Open access? It will be a squeeze
Narrowing participation. Somehow it doesn't have quite such a sexy ring to it as the more usual phrase, widening participation. Perhaps that's why we haven't heard it on the lips of any Government ministers yet. But in the field of adult education, narrowing participation is exactly what they're up to.
Not content with cutting tens of thousands of adult places in pursuit of those retired Surrey stockbrokers and their subsidised wine-tasting classes, now they seem to be chipping away in all sorts of other areas too.
Let's be fair though. Not all of this is down to malice. Some of it - such as aspects related to the Age Discrimination Act that came into effect in October -has every sign of being more cock-up than conspiracy.
Before Christmas, a letter landed on my desk from the Training and Development Agency, the body which oversees teacher education. It was written by a civil servant, so naturally I had to read it twice to get the meaning. But in the end I could see that its message for the Access to Teaching students I teach - and for many others like them across the country - was quite simple: the goalposts had been moved.
When they started their courses, back in September, anyone aged 27 or over could progress to a primary teacher training course without a science GCSE.
Now, courtesy of the age discrimination legislation, they will need the GCSE to get their place at university.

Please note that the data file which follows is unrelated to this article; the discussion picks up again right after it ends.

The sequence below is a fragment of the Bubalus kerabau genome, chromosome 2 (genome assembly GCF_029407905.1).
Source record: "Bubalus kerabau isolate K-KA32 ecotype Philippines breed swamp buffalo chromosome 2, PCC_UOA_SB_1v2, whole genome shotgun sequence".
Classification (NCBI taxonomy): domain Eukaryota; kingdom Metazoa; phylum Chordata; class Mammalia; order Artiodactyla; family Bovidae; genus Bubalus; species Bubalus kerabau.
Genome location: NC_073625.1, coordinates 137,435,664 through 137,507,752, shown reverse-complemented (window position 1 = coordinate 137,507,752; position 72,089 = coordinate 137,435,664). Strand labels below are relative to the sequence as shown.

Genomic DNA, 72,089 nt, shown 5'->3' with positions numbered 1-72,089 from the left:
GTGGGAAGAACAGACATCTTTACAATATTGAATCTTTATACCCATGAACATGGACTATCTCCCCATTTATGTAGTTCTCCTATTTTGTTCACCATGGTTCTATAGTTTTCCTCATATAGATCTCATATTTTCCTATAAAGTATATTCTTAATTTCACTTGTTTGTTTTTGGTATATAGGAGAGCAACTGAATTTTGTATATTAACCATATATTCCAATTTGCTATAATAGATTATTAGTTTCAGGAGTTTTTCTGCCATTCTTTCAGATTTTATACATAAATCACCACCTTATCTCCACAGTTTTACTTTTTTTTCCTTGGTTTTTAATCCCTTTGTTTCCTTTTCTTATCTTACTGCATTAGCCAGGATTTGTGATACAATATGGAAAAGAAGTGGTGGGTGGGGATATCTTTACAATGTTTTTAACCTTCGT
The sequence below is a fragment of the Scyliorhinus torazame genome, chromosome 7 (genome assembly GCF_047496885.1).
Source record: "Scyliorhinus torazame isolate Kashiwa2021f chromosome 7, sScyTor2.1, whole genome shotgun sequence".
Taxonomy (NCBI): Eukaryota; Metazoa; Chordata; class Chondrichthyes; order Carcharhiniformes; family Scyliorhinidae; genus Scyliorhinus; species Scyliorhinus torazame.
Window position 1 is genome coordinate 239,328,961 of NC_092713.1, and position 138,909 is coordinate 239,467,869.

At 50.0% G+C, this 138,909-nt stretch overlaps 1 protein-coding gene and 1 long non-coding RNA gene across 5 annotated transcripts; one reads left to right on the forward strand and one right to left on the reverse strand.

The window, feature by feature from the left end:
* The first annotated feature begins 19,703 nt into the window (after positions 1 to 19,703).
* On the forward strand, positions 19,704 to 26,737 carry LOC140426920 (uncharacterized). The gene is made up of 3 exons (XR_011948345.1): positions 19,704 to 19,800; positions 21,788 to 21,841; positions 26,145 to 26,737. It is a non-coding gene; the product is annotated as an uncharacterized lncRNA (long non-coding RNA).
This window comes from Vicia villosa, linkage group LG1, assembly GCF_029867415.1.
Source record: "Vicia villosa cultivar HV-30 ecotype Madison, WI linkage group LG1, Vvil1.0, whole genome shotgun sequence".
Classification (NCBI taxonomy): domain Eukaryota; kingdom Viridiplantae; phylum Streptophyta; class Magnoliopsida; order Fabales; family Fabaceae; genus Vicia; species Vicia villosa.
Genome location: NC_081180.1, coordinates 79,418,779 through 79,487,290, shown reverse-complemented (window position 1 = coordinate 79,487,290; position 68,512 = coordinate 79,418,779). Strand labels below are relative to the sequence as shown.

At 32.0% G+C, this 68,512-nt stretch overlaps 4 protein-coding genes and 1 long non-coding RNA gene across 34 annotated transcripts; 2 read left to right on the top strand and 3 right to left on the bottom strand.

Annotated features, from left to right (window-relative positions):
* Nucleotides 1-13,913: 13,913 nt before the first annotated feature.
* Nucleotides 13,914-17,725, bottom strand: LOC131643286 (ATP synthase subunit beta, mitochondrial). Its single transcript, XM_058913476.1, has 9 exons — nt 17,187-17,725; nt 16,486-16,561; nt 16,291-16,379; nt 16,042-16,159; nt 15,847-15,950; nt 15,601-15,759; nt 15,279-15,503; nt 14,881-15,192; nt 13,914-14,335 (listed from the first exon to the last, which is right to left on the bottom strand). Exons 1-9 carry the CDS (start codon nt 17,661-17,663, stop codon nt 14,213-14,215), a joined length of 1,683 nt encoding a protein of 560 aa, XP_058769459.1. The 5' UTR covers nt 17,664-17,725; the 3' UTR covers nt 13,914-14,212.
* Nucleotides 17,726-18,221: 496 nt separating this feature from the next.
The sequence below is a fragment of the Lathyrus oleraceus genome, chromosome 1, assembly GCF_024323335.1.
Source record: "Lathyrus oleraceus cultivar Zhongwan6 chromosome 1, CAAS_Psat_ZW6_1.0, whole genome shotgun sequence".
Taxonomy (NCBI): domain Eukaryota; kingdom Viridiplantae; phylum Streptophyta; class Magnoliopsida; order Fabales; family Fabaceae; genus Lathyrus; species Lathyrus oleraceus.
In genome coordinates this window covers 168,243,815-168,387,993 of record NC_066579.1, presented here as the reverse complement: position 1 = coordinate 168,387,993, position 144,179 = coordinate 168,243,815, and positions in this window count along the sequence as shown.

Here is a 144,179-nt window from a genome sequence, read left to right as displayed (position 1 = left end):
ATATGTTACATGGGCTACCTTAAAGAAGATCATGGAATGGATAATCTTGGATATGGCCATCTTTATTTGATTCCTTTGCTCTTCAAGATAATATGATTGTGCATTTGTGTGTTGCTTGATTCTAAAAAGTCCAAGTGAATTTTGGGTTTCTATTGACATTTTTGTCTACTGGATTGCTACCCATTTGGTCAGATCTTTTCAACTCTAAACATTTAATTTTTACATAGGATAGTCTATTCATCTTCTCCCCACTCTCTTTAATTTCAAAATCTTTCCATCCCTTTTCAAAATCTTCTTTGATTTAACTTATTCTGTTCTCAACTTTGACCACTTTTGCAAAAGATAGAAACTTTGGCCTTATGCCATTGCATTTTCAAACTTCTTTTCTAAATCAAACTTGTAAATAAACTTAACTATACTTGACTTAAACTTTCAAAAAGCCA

I rang the training agency in search of an exemption. These students, I explained, had already embarked on their road to being a teacher: given up jobs, reorganised their lives, found nursery places for their children. No chance! That's their problem chum, I was told.
Now another letter has arrived. Its origin is yet another Government agency: the Quality and Assurance Agency. With immediate effect, it says, Access courses (like those of my aspirant teachers) can no longer be reserved for mature students only. The reason? Someone has twigged that it may be contrary to the Age Discrimination Act.
Essentially what this means is that all adult students now face competition for the dwindling number of access places from 16-to 19-year-olds looking to escape the straitjacket of A-levels.
Is there, somewhere, a silver lining for maturer students in all this?
From September, students up to the age of 25 will benefit from the free fees allowance 16-to 18-year-olds already enjoy. But if it is now illegal to keep young people from courses designed for mature students, surely the discrimination ruling must apply to funding? In other words, that upper limit of 25 will have to go, meaning free fees for all.
Sadly no. Apparently course funding falls outside of the new legislation.
To put it another way, if you are over 25 and hoping to change your life through education, you can look forward to a happy new academic year of fewer places and rocketing fees!
Stephen Jones is a lecturer at South Thames College, London